Aimless Love

This new collection will cause Billy Collins fans to fall in love all over again.

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    Aimless Love,
    by Billy Collins,
    Random House,
    288 pages
    View Caption

Billy Collins has become hugely popular in part because he changed the way readers perceive poetry. Now, with Aimless Love: New and Selected Poems, he is once again changing the way people experience his work, and both new and old fans will be delighted.

Collins has always been masterful at breaking down barriers for readers and employing an everyman’s voice that sounds familiar, perceptive, and prescient. He knows how to write layered, subtly witty poems that anyone can understand and appreciate – even those who don’t normally like poetry.

Those strengths are evident here, where both writer and reader benefit from the careful selection of poems from Collins’s last four books, spanning 2002 to 2011. The strongest poems seem stronger, and every poem feels necessary. The old really does seem new.

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The collection opens with the poem “Reader,” where Collins addresses those who might peruse the book – from skimmers to English majors and perfect strangers – as he continues “rushing to the window” or “picking up the phone/ to imagine your unimaginable number.” That familiarity gives one permission and an invitation to enter the poems that follow.  

From there, Collins makes a seamless shift to “The Country,” from the section "Nine Horses," which begins, “I wondered about you.” The continued familiarity forms a bridge that helps new readers delve into the work and explore the subjects and perspective that begin here and run throughout the collection. Experienced readers will also appreciate that shift, the first of many times when poems seem to speak to one another, which heightens their richness and resonance.

A few pages later, the title poem demonstrates another reason why Collins has earned almost rock-star status, enabling him to fill large auditoriums. The poem begins with a bemusing comment that articulates the joy many people feel about the mundane pleasures of life: “This morning as I walked along the lakeshore,/ I fell in love with a wren/ and later in the day with a mouse/ the cat had dropped under the dining room table.”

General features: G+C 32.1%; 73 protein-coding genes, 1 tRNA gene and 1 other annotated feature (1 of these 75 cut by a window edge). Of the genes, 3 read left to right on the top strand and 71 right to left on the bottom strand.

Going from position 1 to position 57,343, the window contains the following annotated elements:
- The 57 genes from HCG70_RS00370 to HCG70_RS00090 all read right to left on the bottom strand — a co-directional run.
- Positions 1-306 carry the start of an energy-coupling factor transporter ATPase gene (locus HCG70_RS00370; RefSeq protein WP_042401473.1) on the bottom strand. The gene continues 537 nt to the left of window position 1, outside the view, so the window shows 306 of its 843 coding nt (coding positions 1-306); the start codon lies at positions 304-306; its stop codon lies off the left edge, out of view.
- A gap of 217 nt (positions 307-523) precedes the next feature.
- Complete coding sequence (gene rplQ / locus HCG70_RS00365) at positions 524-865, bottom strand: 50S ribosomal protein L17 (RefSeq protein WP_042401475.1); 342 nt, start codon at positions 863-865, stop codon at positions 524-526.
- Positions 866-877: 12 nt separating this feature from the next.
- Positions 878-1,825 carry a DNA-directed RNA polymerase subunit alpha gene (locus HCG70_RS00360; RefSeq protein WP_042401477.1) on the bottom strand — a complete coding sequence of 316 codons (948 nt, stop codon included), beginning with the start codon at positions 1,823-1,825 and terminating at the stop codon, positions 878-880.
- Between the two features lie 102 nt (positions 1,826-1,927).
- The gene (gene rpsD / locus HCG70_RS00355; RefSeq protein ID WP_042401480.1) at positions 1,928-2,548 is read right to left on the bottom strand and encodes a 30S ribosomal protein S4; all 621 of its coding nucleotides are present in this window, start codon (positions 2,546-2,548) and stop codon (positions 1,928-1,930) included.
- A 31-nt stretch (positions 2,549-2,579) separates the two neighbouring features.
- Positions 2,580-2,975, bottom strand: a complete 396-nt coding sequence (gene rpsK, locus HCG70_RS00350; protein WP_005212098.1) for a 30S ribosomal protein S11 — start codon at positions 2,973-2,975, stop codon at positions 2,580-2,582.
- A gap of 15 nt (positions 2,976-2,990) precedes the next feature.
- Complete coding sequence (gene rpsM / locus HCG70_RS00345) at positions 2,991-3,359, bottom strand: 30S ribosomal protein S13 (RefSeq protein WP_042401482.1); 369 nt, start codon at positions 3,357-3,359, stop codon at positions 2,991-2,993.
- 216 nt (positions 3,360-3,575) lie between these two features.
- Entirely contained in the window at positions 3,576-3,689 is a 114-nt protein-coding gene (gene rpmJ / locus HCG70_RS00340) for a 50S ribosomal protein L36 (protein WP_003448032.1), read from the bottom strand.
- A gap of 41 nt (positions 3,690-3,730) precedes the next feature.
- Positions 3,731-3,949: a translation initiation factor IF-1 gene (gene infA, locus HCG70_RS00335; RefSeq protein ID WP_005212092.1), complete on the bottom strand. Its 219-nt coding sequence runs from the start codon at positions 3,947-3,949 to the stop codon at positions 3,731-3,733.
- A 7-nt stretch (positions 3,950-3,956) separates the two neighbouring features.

As the poem progresses, Collins moves from observation to association: “This is the best kind of love, I thought,/ without recompense, without gifts/ or unkind words, without suspicion,/ or silence on the telephone.”

Collins’s wit and insight allow him to broaden the poem with every stanza and convey universal feelings without sounding coy. So many of his poems leave readers feeling as he does several lines later: “But my heart is always propped up/ in a field on its tripod,/ ready for the next arrow.”  

Nature, poetry, love, and mortality are threads that appear in each section and weave together over time to create a memorable portrait of the poet who – at his best – is wry, surprising, and effortlessly communicates the thoughts many readers wish they had thought or said themselves.

As the collection unfolds, the associations made in the poems become deeper and broader. Collins becomes increasingly aware of death – a bookend one can’t ignore – and the importance of the poet’s role. By “Horoscopes for the Dead,” from 2011, the work is sharper, bolder, and more taut than before. The last poem is perhaps the most surprising because Collins is so content in the moment that does not feel the need to put pencil to paper:

"Not even that dark cormorant
perched on the No Wake sign,
his narrow head raised
as if he were looking over something,

not even that inquisitive little fellow
could bring me to write another word."

In this pruned, essential version of the work, that thought is cause for alarm. The Collins in these pages is distinctive, evocative, and knows how to make the genre fresh and relevant in an age when commercialism lowers standards and encourages bestselling writers to produce copious amounts of work.  

The new work shows that Collins does indeed have more to say, and readers should spend time with these poems, many of which are quite good. As Collins thinks about missed seasons, travel, and “living a life of continual self-expression,” he shows the importance of constant re-examination and discovery, which is vastly different from treading familiar ground.

Even readers who may have felt that they had tired of Collins’s work will appreciate the intuition and striking language in poems like “The Music of the Spheres,” which describes “that chord of seven notes,/ one for each of the visible planets,/ which has been sounding/ since the beginning of the universe,/ and which we can never hear.”

Elizabeth Lund is the Monitor's poetry critic. 

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